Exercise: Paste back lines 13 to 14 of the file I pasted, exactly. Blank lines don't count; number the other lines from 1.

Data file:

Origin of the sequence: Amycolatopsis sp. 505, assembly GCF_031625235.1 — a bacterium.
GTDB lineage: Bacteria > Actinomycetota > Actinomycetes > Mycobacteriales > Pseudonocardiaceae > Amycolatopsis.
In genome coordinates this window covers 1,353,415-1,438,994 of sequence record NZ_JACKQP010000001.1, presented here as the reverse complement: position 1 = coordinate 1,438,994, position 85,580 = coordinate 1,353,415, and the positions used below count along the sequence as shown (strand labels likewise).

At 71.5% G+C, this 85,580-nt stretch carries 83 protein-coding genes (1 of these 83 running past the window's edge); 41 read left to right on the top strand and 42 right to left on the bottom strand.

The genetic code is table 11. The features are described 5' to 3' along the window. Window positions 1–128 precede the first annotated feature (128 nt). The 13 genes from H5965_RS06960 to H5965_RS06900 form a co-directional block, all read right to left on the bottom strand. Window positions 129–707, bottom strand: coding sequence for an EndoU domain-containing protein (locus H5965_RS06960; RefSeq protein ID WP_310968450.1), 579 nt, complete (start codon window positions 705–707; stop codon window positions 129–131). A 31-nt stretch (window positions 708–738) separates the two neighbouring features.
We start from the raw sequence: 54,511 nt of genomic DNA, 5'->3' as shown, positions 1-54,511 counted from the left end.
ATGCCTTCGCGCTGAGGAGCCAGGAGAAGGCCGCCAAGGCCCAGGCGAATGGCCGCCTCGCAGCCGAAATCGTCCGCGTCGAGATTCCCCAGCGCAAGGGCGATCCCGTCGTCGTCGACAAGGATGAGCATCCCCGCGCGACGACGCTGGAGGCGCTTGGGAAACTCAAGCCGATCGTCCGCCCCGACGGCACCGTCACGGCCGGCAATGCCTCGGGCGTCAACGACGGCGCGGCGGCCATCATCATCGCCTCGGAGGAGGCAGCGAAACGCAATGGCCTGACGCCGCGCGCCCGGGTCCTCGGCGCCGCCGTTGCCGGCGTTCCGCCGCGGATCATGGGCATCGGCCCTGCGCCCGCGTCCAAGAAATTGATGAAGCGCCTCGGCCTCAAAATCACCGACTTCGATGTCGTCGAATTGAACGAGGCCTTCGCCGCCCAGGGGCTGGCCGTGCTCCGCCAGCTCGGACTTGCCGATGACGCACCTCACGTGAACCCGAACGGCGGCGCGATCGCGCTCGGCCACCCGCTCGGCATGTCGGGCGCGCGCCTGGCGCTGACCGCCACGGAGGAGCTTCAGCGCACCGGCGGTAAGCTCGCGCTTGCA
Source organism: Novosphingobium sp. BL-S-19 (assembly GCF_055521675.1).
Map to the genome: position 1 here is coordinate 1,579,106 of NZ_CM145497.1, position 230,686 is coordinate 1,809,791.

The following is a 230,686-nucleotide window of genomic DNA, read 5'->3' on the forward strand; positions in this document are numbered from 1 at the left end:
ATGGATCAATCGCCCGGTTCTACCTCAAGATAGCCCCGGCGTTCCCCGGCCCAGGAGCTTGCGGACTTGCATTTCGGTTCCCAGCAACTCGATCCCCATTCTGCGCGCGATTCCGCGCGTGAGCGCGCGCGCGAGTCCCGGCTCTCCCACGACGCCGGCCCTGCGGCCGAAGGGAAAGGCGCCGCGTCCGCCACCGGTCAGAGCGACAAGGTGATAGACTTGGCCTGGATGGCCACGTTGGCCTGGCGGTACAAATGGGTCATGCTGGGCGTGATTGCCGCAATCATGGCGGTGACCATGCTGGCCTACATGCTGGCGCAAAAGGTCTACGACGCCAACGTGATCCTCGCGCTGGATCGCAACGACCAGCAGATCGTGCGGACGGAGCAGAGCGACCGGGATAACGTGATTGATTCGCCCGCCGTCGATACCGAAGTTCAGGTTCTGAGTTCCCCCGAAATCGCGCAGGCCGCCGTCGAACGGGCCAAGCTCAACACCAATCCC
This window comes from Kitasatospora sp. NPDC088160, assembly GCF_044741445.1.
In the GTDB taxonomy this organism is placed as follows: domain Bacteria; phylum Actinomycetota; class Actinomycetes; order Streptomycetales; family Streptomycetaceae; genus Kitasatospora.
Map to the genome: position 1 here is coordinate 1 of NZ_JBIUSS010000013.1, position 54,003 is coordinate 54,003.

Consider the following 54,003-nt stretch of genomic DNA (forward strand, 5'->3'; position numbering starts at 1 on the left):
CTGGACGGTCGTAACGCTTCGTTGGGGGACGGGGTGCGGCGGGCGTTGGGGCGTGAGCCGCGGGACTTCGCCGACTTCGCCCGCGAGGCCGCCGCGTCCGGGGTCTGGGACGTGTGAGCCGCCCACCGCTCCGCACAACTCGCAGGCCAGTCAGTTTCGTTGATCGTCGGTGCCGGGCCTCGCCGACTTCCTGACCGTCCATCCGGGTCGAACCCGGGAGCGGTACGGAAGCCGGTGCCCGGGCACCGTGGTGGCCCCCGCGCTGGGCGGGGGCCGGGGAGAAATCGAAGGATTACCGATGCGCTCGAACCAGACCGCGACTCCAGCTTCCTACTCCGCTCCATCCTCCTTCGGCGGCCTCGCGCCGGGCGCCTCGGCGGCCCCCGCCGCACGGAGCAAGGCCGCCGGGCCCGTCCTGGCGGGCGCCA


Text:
In the GTDB taxonomy this organism is placed as follows: domain Bacteria; phylum Actinomycetota; class Actinomycetes; order Streptomycetales; family Streptomycetaceae; genus Kitasatospora.
Map to the genome: position 1 here is coordinate 1 of NZ_JBIUSS010000013.1, position 54,003 is coordinate 54,003.